Oct 22, 2013
Eden Anfield loves puzzles, so when mysterious new boy Ryan Westland shows up at her school she’s hooked. On the face of it, he’s a typical American teenager. So why doesn’t he recognise pizza? And how come he hasn’t heard of Hitler? What puzzles Eden the most, however, is the interest he’s taking in her.
As Eden starts to fall in love with Ryan, she begins to unravel his secret. Her breakthrough comes one rainy afternoon when she stumbles across a book in Ryan’s bedroom – a biography of her best friend – written over fifty years in the future. Confronting Ryan, she discovers that he is there with one unbelievably important purpose … and she might just have destroyed his only chance of success.
The prologue begins in June 2012 with the reader in the point of view of a boy named Connor, who we see is painfully rejected by the object of his affections at a dance. Back track to Perran in March of 2012: Ryan Westland arrives at the Perran School and the whole town is abuzz about him. He’s good looking, American, and takes an interest in our protagonist, Eden Anfield. Eden has lived a pretty normal life, save for the loss of her parents in a car accident. She has a good number of friends, including her best friend Connor who she’s grown up with. Meeting Ryan is a bit weird for her, simply because, he’s kind of weird. Ryan says he’s from New Hampshire, but doesn’t have the American accent. He doesn’t know about Hitler and Ghandi and all of the historical figures. He doesn’t know what pizza is. With the discovery of a book in Ryan’s home, Eden realizes the truth of his presence in Perran – and how she may have just ruined it all.
Ryan is not just any boy. He’s from fifty years in the future, on a mission to alter history. With Eden on his side to help with the mission, it should be a lot easier. But when feelings start to get involved, things get a lot more complicated. Can Ryan count on Eden to keep quiet of his secrets once she is gone? Can Eden simply go back to living without him as though their time together never existed? Can they get this right and fix everything… even if it means sacrificing their own happiness in the process?
While a bit predictable, I did enjoy After Eden. I had a great impression of Eden, she’s a pretty strong and honourable and brave girl. She may have a problem with keeping secrets though, which annoyed me to no end. She knew the importance between what she wanted and the right thing to do, even if they didn’t overlap and she did what was best for the majority over herself. It was just a bit weird how easily she accepted Ryan’s admissions. I really liked Ryan too. He was just a genuinely good guy; smart and sensible and kind. It’s nice to see YA appreciate the good guy image, because in so many we see the good guy disguised as a bad guy or a bad guy who transforms into a good guy. But Ryan, he’s just good. He gives up his happiness for a purpose beyond himself and does everything he can to protect Eden. While we don’t see a lot of character development within them, I thought that their characters were already strong enough to keep my interest throughout the story.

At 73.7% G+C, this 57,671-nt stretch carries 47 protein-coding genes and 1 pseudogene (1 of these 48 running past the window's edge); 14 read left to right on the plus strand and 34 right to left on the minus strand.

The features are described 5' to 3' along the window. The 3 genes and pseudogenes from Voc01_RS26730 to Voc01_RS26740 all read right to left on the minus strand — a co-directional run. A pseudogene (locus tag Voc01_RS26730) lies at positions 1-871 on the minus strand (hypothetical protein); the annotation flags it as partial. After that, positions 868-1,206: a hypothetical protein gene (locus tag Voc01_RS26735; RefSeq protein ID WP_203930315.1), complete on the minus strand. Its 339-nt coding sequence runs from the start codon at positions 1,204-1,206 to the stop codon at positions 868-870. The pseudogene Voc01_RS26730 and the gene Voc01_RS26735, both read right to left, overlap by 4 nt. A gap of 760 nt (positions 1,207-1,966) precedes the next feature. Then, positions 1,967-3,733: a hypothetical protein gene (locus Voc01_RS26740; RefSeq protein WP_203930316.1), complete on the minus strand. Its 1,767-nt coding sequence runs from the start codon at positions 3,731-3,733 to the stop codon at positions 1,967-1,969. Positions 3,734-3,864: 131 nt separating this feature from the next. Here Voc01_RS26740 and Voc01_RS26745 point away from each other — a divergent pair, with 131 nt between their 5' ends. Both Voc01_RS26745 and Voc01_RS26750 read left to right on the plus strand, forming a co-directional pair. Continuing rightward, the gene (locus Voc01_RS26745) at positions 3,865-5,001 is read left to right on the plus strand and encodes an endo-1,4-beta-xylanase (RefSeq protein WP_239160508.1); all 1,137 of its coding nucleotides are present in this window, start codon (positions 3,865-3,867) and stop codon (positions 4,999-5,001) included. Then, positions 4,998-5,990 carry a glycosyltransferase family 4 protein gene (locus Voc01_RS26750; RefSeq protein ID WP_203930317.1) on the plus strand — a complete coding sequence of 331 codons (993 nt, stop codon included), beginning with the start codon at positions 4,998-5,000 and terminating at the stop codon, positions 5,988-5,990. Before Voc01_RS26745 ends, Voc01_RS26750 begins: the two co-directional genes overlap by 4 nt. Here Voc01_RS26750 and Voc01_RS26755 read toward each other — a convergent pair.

The plotline was, like I said, generally predictable. There were parts that were cliche and others that were even a bit unrealistic. The time-travel aspect is very simple to understand and I do think that it would have been more realistic to add a bit of complexity to it. I would’ve liked to know more about Ryan’s home in the future and the state of the world then, but I think it’s a good opportunity to approach the topic in later books in the series. I liked that it took a while for the romance to develop, that there was attraction but it didn’t take over their whole relationship. I felt like I saw two people really fall in love. I loved the astronomy in After Eden, it was definitely something I was interested in.
Helen Douglas’ After Eden is a quite distracting read, and with sequels on the way I can only see it improving from here. For readers of YA, sci-fi, and those with an interest in the planets and stars of the solar system, I think that After Eden will turn out to be a worthy read.